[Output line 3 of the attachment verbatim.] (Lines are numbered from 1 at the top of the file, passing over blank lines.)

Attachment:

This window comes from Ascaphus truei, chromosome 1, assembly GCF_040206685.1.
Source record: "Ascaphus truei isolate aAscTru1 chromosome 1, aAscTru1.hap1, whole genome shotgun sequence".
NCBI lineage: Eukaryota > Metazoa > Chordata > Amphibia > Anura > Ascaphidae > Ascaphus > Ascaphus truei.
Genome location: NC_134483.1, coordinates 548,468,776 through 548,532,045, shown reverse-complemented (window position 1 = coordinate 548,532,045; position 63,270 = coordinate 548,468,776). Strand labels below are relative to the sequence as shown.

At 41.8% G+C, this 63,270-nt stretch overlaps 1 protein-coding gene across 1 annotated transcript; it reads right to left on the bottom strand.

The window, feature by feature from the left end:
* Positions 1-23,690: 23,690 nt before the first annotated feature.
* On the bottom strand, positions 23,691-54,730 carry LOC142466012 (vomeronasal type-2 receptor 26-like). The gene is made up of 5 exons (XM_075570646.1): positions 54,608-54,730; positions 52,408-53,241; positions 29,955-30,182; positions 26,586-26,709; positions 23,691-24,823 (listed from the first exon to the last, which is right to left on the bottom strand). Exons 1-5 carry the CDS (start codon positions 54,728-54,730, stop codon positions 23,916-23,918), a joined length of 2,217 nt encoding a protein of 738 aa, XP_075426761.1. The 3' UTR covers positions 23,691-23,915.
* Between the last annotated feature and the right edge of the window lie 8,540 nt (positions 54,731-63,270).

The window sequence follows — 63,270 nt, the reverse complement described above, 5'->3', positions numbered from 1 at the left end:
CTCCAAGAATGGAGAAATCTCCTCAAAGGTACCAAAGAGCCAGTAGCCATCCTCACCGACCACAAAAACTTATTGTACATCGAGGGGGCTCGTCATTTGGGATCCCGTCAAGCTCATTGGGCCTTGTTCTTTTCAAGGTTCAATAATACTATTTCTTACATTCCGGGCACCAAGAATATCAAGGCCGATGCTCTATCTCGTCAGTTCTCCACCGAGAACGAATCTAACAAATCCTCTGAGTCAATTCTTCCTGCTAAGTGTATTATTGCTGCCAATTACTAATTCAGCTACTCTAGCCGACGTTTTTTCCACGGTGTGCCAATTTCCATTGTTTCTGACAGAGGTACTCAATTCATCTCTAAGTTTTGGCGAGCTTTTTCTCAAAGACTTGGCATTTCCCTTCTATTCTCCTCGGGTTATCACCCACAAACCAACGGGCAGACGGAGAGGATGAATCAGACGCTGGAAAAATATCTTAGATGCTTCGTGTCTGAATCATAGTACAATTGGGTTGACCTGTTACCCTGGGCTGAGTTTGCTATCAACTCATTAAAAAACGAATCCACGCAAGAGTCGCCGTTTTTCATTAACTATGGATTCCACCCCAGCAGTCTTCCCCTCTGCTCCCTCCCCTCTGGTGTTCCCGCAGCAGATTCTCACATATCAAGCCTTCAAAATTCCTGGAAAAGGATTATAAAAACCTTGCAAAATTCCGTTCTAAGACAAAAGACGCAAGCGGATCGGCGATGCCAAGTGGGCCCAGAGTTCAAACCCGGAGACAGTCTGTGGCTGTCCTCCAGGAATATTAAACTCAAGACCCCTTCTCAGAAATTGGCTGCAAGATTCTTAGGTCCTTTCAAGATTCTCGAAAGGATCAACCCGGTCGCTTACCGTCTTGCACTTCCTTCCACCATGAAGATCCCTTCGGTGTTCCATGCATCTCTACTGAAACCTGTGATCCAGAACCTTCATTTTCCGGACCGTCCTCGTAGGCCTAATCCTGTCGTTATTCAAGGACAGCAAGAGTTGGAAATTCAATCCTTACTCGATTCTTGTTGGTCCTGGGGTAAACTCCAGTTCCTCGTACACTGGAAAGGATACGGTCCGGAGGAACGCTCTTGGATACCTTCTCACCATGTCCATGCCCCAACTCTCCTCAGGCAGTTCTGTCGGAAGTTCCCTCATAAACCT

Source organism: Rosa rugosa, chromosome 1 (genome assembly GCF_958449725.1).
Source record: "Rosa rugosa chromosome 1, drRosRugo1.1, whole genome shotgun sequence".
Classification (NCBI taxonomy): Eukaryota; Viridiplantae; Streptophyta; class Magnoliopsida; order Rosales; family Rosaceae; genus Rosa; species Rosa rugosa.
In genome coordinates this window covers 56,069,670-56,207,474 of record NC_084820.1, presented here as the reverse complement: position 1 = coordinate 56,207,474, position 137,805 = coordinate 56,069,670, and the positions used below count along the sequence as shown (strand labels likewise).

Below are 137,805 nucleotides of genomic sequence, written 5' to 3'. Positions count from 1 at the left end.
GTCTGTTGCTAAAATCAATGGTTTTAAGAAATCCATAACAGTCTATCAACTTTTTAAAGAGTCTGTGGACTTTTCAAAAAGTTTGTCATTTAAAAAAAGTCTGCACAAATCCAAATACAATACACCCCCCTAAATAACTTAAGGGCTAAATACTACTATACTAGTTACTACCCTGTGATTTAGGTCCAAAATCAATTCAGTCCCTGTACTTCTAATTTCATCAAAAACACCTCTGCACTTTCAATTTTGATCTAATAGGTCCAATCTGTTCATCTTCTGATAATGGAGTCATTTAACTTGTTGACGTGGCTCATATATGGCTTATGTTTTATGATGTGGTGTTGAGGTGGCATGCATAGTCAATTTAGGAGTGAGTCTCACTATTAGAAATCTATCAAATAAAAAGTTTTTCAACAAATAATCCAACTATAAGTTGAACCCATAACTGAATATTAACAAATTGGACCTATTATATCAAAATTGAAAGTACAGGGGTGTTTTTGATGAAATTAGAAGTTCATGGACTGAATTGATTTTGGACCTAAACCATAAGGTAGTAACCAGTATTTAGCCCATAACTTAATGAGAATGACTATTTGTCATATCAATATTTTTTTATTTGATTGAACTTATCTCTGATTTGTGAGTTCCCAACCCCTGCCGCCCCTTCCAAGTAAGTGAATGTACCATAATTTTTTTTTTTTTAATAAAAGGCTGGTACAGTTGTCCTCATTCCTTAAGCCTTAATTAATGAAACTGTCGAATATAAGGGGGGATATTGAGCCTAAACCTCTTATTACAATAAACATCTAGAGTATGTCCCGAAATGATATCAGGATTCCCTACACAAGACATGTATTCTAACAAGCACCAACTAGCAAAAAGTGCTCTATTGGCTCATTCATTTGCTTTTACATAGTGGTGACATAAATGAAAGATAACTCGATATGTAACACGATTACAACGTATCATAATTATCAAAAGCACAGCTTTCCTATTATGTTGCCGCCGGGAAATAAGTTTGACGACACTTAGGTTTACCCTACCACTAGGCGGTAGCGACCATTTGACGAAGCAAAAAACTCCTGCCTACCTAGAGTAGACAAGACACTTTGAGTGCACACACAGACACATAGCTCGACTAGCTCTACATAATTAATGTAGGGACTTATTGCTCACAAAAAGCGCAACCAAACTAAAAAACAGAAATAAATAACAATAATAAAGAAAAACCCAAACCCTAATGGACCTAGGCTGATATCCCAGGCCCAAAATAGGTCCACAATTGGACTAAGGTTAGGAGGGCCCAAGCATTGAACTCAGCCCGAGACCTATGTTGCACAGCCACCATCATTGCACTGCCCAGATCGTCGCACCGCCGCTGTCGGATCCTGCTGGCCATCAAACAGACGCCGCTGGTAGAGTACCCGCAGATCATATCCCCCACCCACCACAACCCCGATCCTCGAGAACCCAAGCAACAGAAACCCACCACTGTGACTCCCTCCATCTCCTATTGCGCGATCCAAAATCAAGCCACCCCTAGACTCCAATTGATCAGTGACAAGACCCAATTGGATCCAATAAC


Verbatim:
NCBI lineage: Eukaryota > Metazoa > Chordata > Amphibia > Anura > Ascaphidae > Ascaphus > Ascaphus truei.